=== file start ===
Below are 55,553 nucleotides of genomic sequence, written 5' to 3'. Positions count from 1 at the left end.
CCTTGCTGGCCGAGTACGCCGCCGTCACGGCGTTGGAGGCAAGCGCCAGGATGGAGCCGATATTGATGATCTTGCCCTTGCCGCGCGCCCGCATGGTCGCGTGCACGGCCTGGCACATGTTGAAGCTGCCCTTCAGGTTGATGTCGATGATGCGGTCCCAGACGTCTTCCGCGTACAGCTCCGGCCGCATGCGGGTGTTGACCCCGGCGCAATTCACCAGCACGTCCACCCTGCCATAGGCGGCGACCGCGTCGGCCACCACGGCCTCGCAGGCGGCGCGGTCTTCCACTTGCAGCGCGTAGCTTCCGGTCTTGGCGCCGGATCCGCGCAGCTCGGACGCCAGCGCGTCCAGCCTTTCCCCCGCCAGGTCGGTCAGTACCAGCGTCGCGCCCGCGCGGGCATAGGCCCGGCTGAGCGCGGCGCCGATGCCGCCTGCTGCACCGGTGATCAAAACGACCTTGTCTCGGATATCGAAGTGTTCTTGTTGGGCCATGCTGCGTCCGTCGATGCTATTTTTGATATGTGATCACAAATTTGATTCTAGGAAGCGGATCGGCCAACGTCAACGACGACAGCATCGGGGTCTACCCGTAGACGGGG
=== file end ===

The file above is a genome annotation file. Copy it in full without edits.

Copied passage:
Below are 55,553 nucleotides of genomic sequence, written 5' to 3'. Positions count from 1 at the left end.
CCTTGCTGGCCGAGTACGCCGCCGTCACGGCGTTGGAGGCAAGCGCCAGGATGGAGCCGATATTGATGATCTTGCCCTTGCCGCGCGCCCGCATGGTCGCGTGCACGGCCTGGCACATGTTGAAGCTGCCCTTCAGGTTGATGTCGATGATGCGGTCCCAGACGTCTTCCGCGTACAGCTCCGGCCGCATGCGGGTGTTGACCCCGGCGCAATTCACCAGCACGTCCACCCTGCCATAGGCGGCGACCGCGTCGGCCACCACGGCCTCGCAGGCGGCGCGGTCTTCCACTTGCAGCGCGTAGCTTCCGGTCTTGGCGCCGGATCCGCGCAGCTCGGACGCCAGCGCGTCCAGCCTTTCCCCCGCCAGGTCGGTCAGTACCAGCGTCGCGCCCGCGCGGGCATAGGCCCGGCTGAGCGCGGCGCCGATGCCGCCTGCTGCACCGGTGATCAAAACGACCTTGTCTCGGATATCGAAGTGTTCTTGTTGGGCCATGCTGCGTCCGTCGATGCTATTTTTGATATGTGATCACAAATTTGATTCTAGGAAGCGGATCGGCCAACGTCAACGACGACAGCATCGGGGTCTACCCGTAGACGGGG